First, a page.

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Monday, January 12, 2009

Fall of Hyperion

Fall of Hyperion

by Dan Simmons

(3/5 stars)

I was trying to think of a good sci-fi related way to compare my disappointment with "Fall of Hyperion" compared to the original "Hyperion." To use a popular culture example, it reminded me of when I watched "The Matrix Reloaded." I really enjoyed the first movie and as I watched the sequel it seemed we were getting farther and farther away from what made me like the original in the first place. But at least it's not a shameful debacle like the regrettable "Star Wars" prequels.

Most of "Hyperion" was devoted to seven pilgrims gathered from around the Hegemony of Man to travel to the mysterious world of Hyperion and confront the dangerous spirit/monster known as the Shrike. Along the way the pilgrims told their stories "Canterbury Tales" style of how they ended up on the trip. The story was focused on these seven (six really) characters and the mystery of their journey. I was more than a little frustrated to realize I'd have to wait for another book to find out the solution to this.

Imagine my surprise then when the first third of "Fall of Hyperion" has almost NOTHING to do with the pilgrims or their mission. Instead, we're treated to the narration of "Joseph Severn" or John Keats mark 3. Severn/Keats is a clone of a clone of the 19th Century English poet who somehow has the ability to see what's going on with the pilgrims in his dreams. But mostly he's sitting around at meetings and parties as the Hegemony compares to confront the dreaded Ousters, a race of sort of humans who rejected the decadence of the Hegemony and its reliance on machines of the artificial intelligences known as the TechnoCore. At first this war relates only to the space above Hyperion, but soon it spreads all over. (I have to say that a space empire of 200-plus worlds that has a military of only half a million troops and 600 ships, one that KNOWS there are barbarians outside the gates, deserves to be destroyed. In Earth terms, it would be like tasking Portugal's military to protect the entire North American continent; you'll be spread just a bit thin.)

My reaction was: WHO CARES? I want to know what's going on with the pilgrims, Time Tombs, and the Shrike; I don't care about the silly Hegemony, barbarian hordes, and AIs that communicate in poetry. It seems almost spiteful for an author to lure you in with that first 484 page book and then make you wait hundreds of pages more to get back to that main point. And in the process, the story also lost much of its focus as it tried to spread around to Severn, the pilgrims, the Hegemony, and so on. For the most part then it lacked the humanity of the first book.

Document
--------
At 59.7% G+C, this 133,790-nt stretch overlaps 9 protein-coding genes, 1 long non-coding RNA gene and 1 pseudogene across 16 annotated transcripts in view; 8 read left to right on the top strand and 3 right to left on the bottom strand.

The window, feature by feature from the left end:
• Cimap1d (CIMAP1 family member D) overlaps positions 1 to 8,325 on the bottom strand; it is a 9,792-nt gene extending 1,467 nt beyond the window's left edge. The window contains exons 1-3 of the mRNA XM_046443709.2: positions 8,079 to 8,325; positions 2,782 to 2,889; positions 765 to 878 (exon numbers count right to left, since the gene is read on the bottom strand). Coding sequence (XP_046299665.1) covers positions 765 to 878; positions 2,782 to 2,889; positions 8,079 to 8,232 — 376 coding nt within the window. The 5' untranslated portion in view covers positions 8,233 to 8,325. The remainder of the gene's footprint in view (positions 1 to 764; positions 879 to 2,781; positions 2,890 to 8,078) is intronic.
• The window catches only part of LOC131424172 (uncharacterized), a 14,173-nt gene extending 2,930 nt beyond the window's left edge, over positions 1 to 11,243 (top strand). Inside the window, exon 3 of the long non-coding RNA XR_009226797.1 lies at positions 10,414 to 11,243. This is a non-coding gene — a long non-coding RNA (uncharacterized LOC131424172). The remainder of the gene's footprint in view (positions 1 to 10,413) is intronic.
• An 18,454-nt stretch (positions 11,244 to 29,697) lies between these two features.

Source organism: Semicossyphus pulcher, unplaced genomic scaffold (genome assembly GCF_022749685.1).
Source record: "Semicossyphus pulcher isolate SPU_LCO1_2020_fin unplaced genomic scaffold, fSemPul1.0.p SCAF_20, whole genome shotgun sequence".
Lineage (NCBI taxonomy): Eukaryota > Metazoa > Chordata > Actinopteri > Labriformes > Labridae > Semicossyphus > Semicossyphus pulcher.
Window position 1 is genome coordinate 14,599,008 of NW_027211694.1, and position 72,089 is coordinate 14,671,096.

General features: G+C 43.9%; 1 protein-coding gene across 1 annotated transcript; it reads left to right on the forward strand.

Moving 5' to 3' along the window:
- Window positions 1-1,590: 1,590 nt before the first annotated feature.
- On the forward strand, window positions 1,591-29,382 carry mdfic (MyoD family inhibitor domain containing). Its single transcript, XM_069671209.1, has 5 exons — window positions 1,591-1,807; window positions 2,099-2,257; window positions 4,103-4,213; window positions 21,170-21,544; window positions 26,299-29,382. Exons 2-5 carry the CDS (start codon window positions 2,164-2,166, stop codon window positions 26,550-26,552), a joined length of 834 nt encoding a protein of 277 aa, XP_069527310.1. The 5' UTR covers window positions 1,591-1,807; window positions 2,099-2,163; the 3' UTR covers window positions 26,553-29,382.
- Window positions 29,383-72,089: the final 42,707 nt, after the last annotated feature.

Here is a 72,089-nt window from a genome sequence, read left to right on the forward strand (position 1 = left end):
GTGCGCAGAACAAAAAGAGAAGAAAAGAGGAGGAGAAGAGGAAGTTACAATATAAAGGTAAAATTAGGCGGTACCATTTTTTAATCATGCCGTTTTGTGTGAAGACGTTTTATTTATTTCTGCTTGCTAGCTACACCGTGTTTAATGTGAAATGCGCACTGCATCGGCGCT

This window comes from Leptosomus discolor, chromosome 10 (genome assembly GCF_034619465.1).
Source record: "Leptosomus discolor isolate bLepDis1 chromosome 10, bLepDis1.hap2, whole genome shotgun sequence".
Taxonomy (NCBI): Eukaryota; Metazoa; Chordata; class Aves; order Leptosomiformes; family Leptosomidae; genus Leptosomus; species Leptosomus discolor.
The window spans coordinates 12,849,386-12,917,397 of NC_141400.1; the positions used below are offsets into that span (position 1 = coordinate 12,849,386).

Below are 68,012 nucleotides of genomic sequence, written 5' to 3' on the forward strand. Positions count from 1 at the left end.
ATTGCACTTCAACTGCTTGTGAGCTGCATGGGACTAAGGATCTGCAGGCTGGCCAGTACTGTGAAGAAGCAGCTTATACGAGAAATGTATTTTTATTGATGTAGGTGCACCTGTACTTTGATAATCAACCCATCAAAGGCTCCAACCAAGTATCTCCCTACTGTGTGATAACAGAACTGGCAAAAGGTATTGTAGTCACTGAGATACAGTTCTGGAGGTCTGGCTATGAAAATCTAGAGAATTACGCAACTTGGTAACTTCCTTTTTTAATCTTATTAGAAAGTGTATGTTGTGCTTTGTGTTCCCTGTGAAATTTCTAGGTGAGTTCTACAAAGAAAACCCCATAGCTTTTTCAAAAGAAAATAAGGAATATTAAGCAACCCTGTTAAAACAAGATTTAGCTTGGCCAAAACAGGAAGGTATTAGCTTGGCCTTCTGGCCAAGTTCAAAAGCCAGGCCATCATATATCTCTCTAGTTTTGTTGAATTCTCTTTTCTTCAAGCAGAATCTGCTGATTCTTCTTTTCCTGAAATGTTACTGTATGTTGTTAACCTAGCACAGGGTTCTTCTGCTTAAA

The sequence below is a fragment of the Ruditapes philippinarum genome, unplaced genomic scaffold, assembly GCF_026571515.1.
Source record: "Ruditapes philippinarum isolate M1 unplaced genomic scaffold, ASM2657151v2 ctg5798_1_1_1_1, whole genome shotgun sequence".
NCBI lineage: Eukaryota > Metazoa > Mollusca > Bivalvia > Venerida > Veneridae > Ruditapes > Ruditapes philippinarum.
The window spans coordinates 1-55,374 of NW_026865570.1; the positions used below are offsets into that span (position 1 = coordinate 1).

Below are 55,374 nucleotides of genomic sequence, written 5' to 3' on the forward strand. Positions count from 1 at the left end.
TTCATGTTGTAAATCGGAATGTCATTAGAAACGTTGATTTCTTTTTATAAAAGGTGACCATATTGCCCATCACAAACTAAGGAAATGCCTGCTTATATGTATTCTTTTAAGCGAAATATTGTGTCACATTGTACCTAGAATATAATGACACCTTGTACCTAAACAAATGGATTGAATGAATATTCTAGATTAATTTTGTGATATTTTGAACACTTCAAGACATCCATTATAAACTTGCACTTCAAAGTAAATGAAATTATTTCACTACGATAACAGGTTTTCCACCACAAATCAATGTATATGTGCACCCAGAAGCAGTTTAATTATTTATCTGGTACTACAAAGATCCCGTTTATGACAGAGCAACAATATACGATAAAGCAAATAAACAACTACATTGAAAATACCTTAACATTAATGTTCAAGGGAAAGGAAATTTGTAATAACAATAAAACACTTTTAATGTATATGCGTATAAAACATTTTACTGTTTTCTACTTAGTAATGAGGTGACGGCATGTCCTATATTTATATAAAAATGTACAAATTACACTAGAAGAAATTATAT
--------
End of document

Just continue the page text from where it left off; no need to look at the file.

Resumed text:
When Simmons finally gets around to solving the riddles of the Time Tombs and the Shrike, I found it disappointing. I had already figured out "Moneta's" identity in the first book, so when it's revealed at the end it was no surprise to me. (Though if I hadn't been right I'd probably be complaining about the solution being ridiculous.) Then there's private detective Brawne turning into some superpowered Virgin Mary--only without the "virgin" part--that seemed completely absurd. And really, what did Martin Silenius, the annoying 400-year-old poet, actually contribute to the story? The Tree Templar contributed more to the final result and he was believed dead/actually dead for most of both books!

(Possible spoiler: for a hint at what the final solution involves it'd be like the inhabitants of "The Island of Dr. Moreau" battling SkyNet and its army of Terminators.)

In the end, I came away disappointed with this book, but it's not a completely terrible book. Most of the writing was sound, though I found a little of it to be amateurish, like when a senator says something and then the author says, "She was a short woman with dark hair." which really had no relevance at the moment. While it was written in 1991, a lot of what it says about humanity's dependence on computers and scientific stagnation is still relevant in the 21st Century. The "datasphere" people plug themselves into to communicate with far-off people isn't so different from the Internet we use right now. It might have helped if I were familiar with the Keats poem that shares its title with the novel, but I don't really care about Keats no matter how many clones of him there are.

That is all.

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